Edmonton·Audio

Edmonton students set for march Friday to draw attention to climate change

Students are marching from Edmonton city hall to the Alberta Legislature over the noon hour Friday to draw attention to climate change.

'I generally think of a coming catastrophe that necessary action needs to be done to stop'

Hundreds of students marched to the Alberta Legislature to raise awareness about climate change on May 3. Students from across Edmonton will march again Friday. (Abdul Malik)

Students in Edmonton are finding strength in numbers in a mission to shape government policy on climate change.

Climate activist Olivier Adkin-Kaya wears a protective mask on a day when smoke from forest fires in northern Alberta settled across Edmonton earlier this spring. (Steven MacAulay)

The high school students are marching from Edmonton city hall to the Alberta Legislature over the noon hour Friday to draw attention to climate change. 

"At this point in time, I generally think of a coming catastrophe that necessary action needs to be done to stop," said 18-year-old climate activist Olivier Adkin-Kaya in an interview on CBC Radio's Edmonton AM on Thursday.

"Just here in Alberta we see a lot of increased events of extreme weather and things like more and worse forest fires," Adkin-Kaya said.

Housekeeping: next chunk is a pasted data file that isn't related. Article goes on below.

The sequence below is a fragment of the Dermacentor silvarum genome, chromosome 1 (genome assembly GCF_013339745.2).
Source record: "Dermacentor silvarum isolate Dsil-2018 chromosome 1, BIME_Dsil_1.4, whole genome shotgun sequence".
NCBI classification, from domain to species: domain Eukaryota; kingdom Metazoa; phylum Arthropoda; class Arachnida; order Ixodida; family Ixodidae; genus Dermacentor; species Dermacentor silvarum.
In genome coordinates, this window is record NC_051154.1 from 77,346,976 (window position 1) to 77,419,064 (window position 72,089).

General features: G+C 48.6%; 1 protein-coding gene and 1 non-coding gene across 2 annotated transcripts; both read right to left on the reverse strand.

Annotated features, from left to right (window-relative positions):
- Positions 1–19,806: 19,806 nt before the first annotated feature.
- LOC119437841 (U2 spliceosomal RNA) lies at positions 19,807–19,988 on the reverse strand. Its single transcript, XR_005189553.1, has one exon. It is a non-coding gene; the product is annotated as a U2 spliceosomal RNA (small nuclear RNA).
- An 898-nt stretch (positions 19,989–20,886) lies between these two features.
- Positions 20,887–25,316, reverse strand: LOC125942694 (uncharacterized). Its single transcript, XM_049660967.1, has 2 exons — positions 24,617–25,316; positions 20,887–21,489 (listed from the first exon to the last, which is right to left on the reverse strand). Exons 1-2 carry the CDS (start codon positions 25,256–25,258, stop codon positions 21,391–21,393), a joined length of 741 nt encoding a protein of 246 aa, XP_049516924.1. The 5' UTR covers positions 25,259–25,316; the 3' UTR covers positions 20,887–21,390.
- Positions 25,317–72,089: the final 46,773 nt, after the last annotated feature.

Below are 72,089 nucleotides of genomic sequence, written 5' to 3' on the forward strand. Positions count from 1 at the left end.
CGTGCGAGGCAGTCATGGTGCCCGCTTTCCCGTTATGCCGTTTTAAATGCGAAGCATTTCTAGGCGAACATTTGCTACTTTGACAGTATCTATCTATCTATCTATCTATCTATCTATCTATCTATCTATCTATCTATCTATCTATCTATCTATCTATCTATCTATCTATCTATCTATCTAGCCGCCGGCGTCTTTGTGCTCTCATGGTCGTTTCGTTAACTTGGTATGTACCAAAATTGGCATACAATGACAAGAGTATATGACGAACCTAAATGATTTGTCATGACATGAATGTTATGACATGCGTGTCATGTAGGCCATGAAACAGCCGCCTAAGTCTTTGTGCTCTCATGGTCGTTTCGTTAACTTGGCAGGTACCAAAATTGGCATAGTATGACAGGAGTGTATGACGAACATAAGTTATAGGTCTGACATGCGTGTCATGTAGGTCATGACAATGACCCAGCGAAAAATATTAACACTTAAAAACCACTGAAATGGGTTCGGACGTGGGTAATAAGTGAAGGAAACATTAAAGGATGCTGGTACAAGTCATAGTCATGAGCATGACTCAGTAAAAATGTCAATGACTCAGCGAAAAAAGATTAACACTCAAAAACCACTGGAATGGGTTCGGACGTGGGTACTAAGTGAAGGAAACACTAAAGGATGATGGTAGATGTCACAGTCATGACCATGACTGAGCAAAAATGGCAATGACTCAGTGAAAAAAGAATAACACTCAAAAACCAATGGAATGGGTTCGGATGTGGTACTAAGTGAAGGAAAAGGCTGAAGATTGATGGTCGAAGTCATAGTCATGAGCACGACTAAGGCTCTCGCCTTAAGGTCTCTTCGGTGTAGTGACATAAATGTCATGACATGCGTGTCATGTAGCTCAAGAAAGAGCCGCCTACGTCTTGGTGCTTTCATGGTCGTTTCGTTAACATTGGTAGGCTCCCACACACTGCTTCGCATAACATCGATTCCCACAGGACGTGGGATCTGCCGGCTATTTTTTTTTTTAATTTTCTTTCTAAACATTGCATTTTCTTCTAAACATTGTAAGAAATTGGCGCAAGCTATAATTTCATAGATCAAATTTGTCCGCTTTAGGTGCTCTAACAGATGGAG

"And here in Edmonton what we'll experience on that end is worse air quality. A few weeks ago, there's one day that was very dangerous to even leave your house."

Students in Edmonton are finding strength in numbers in their mission to shape government policy on climate change. We'll talk to a local rally organizer in just a bit. 5:09

Family ties

The recent graduate of Strathcona High School said he was inspired to join the organizing team, Edmonton Youth for Climate, by the activism of his mother, Laurie Adkin, who has spoken out at previous climate marches. 

Youth marches, like the School Strike for Climate in March which saw students from more than 40 countries organize walk-outs from classrooms, are an effective way to get the youth message across, he said. 

"I think it's a really powerful thing," Adkin-Kaya said. "Visually, you can see how many people feel strongly on this topic and feel that drastic changes need to happen.

"Local leaders should be listening to the youth and at least I know on the federal level, if the federal parties want to ensure the vote of the youth they need significant climate policy."

Adkin-Kaya said he hopes people from the general public, not just students, will join the march. 

"Hopefully, lots of people come out," he said.

About the Author

Thandiwe Konguavi is an award-winning journalist, born in Zimbabwe. She is an associate producer and reporter at CBC Edmonton. Reach her at thandiwe.konguavi@cbc.ca or on Twitter @TandiwayK (https://twitter.com/TandiwayK).

With files from Anya Zoledziowski and Tanara McLean

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